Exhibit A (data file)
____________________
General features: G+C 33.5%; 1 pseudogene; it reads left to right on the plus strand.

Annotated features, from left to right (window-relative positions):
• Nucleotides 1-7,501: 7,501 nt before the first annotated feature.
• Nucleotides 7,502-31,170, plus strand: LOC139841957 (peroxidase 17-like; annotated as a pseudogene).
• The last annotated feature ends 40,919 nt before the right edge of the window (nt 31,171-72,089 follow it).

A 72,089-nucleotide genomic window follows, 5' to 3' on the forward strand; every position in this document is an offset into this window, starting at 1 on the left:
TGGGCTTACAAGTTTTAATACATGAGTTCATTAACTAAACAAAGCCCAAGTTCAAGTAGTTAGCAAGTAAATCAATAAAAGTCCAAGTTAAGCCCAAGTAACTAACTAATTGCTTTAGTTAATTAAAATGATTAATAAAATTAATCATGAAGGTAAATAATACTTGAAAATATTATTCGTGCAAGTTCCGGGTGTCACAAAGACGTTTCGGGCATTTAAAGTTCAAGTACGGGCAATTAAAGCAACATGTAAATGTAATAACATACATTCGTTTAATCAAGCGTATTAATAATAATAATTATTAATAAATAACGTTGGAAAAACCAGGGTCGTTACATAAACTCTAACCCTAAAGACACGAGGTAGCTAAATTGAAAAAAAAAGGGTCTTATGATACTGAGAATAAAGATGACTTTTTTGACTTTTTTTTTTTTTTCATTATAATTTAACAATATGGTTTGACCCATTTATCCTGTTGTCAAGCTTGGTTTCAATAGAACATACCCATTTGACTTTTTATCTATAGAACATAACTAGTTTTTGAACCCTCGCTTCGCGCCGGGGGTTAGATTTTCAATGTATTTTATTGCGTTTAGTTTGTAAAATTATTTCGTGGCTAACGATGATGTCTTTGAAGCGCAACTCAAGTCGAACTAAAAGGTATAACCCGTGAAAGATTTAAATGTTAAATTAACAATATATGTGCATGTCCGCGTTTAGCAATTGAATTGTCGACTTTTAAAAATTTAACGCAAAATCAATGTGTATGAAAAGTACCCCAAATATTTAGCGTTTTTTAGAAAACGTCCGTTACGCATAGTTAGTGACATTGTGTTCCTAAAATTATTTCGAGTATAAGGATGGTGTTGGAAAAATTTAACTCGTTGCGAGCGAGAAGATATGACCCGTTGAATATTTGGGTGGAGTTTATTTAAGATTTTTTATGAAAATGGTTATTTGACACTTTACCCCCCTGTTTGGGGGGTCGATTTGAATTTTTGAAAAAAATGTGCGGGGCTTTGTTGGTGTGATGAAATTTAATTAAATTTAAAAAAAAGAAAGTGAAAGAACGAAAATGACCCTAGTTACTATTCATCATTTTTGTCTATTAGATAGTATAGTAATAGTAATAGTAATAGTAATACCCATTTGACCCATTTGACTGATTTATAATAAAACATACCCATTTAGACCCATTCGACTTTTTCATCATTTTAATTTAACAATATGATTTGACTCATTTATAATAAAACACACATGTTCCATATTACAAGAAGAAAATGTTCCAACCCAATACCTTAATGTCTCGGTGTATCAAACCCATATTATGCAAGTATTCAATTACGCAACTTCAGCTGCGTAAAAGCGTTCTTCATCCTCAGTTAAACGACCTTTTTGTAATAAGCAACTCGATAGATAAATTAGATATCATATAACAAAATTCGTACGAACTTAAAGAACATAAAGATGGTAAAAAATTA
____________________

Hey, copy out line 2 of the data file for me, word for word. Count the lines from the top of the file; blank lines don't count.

Annotated features, from left to right (window-relative positions):